BY RICHARD CAWLEY
James Hanson wants to get back to striking fear into League One defences – and reckons AFC Wimbledon is the perfect club to make that aim a reality.
The Dons’ year-long search for a targetman is finally over after the 30-year-old signed last week.
Hanson scored 92 goals in 334 matches for Bradford City but featured just 15 times for Sheffield United, netting once, following a January 2017 move to Yorkshire.
He spent the second half of last season on loan at Bury, where he featured 18 times but did not open his goal account.
Wimbledon are set to play a 4-3-3 system that was so effective when they had Tom Elliott leading the line. And it seems that will suit Hanson down to the ground.
“I’m delighted to sign,” he said. “Wimbledon kept in touch a lot over the summer and made me feel wanted. I did have other offers but I felt this was a big move for me in my career – I need to go to a club that play to my strengths.
“I spoke to Longy [George Long, who spent last season on loan from Sheffield United] and he said the thing that was missing was a targetman in the box – they’d get into some great areas but didn’t have the belief anyone would get on the end of crosses.
“For a mixture of reasons this is the perfect move for me to get back to where I used to be – I was one of the best strikers in League One a couple of years ago.”
Hanson was linked with Millwall a few years ago.
“I was really happy at Bradford at the time and my missus wasn’t quite ready to move down,” he said. “It made it a big factor in not going to Millwall. Now everything is fine.
“She is happy to come down at weekends and it is quite a northern league – I can get home to see the missus and my little girl, who is five. She’ll be coming to games as much as she can. We’ll make it work. I can focus on my football while I am down here.”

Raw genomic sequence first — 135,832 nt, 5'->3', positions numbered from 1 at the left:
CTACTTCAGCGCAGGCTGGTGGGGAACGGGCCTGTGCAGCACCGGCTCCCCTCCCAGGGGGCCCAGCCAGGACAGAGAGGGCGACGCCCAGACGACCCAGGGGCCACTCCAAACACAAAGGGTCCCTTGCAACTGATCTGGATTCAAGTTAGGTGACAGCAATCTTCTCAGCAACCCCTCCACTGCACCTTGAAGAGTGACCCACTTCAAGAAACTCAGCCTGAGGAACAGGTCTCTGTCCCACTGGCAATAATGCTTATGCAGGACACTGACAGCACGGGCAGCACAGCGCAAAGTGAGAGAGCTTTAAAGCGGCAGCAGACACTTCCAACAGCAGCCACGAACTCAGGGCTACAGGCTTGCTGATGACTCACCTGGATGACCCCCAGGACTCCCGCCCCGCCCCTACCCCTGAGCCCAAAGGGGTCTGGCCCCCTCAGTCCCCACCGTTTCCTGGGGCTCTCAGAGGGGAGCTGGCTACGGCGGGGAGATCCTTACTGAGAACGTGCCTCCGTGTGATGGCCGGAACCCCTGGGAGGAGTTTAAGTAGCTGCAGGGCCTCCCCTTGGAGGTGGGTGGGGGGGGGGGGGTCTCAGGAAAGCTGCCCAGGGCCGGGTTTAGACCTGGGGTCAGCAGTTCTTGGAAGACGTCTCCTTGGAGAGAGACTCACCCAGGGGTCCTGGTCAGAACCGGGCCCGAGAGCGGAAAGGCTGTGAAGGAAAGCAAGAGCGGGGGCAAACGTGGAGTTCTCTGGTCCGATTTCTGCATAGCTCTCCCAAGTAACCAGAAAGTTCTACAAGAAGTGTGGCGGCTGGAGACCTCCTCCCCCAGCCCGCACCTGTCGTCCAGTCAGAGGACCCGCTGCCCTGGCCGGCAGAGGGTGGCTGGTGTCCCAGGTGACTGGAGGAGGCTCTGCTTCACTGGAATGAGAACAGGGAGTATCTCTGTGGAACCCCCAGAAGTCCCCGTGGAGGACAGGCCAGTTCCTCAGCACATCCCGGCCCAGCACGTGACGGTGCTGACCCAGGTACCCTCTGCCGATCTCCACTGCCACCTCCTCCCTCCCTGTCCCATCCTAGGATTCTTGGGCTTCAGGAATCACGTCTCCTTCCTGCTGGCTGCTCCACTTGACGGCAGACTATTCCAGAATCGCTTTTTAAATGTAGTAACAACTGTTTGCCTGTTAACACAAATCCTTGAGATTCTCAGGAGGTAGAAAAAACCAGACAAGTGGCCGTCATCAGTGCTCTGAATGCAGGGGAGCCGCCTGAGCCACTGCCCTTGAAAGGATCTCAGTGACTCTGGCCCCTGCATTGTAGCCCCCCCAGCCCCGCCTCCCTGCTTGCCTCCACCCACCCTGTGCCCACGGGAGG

Injuries hampered Hanson’s time with the Blades. He still had a couple of years to run on his contract, but did not want to sit back and just bank his salary.
“I felt it was important to get out for the start of pre-season rather than waiting two months,” he explained. “I know that pre-season is massively important for me, having missed the last two ones. I wanted to play football ASAP.
“The main thing is to stay fit, keep the niggles down and play as many games as I can.
“I always try to at least get double figures for goals. If I can chip in with 10-15, plus assists, any more is a bonus.
“I’ve been driving in with Trotts [Liam Trotter] and we feel if we get a couple more signings in then we’ve got a real good base to go forward from. A lot of lads know what this league is about. We’re certainly not looking at the bottom of the table. Anything is possible in terms of the top six – Shrewsbury proved that last season.”
Hanson was working at a local Co-op before he got his move into the professional game at Bradford in 2009.
“That holds you in good stead. I know what the real world is about. At the time I was playing part-time football and earning quite good money in non-league, I just felt I wanted to have another job at the same time while I focused on some college work.
“When I got fortunate and had my trial at Bradford City I was 21, I was quite late coming into the game. My body, with the benefit of full-time training, started to take shape and I really didn’t look back – I played 35 games in that first season.”
Hanson scored one of the semi-final goals which help take Bradford to the League Cup final in 2013. He played the full 90 minutes as the then League Two club lost to Premier League Swansea City.
“We have a laugh and joke, the other Bradford lads, that we were really fortunate to have some great cup runs under Phil Parkinson.
“We played some big games in our careers. I played at Wembley in a cup final and play-off final. We beat Leeds in a Yorkshire derby and won at Chelsea. We had a lot of success as a team. You are fortunate to get those moments, some people don’t get any.”
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